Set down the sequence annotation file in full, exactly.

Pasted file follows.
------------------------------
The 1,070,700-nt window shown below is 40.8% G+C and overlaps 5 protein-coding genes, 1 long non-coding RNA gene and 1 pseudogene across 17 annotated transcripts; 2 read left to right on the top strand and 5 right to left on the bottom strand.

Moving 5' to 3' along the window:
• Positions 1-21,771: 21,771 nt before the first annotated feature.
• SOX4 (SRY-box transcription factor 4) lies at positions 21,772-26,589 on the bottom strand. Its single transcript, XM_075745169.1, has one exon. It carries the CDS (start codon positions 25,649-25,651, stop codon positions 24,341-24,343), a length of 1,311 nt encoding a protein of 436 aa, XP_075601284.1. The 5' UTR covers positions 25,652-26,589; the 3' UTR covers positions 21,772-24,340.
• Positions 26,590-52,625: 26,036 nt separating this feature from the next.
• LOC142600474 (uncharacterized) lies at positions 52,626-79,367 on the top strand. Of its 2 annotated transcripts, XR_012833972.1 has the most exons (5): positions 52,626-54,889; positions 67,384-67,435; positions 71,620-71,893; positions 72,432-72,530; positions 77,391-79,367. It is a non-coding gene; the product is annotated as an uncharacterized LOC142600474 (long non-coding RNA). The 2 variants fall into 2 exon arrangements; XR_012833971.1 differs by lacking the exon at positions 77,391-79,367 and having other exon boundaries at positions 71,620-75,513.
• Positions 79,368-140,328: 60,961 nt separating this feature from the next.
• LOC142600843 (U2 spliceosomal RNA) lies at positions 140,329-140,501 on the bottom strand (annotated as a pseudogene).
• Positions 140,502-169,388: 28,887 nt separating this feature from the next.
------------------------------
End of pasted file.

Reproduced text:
The 1,070,700-nt window shown below is 40.8% G+C and overlaps 5 protein-coding genes, 1 long non-coding RNA gene and 1 pseudogene across 17 annotated transcripts; 2 read left to right on the top strand and 5 right to left on the bottom strand.

Moving 5' to 3' along the window:
• Positions 1-21,771: 21,771 nt before the first annotated feature.
• SOX4 (SRY-box transcription factor 4) lies at positions 21,772-26,589 on the bottom strand. Its single transcript, XM_075745169.1, has one exon. It carries the CDS (start codon positions 25,649-25,651, stop codon positions 24,341-24,343), a length of 1,311 nt encoding a protein of 436 aa, XP_075601284.1. The 5' UTR covers positions 25,652-26,589; the 3' UTR covers positions 21,772-24,340.
• Positions 26,590-52,625: 26,036 nt separating this feature from the next.
• LOC142600474 (uncharacterized) lies at positions 52,626-79,367 on the top strand. Of its 2 annotated transcripts, XR_012833972.1 has the most exons (5): positions 52,626-54,889; positions 67,384-67,435; positions 71,620-71,893; positions 72,432-72,530; positions 77,391-79,367. It is a non-coding gene; the product is annotated as an uncharacterized LOC142600474 (long non-coding RNA). The 2 variants fall into 2 exon arrangements; XR_012833971.1 differs by lacking the exon at positions 77,391-79,367 and having other exon boundaries at positions 71,620-75,513.
• Positions 79,368-140,328: 60,961 nt separating this feature from the next.
• LOC142600843 (U2 spliceosomal RNA) lies at positions 140,329-140,501 on the bottom strand (annotated as a pseudogene).
• Positions 140,502-169,388: 28,887 nt separating this feature from the next.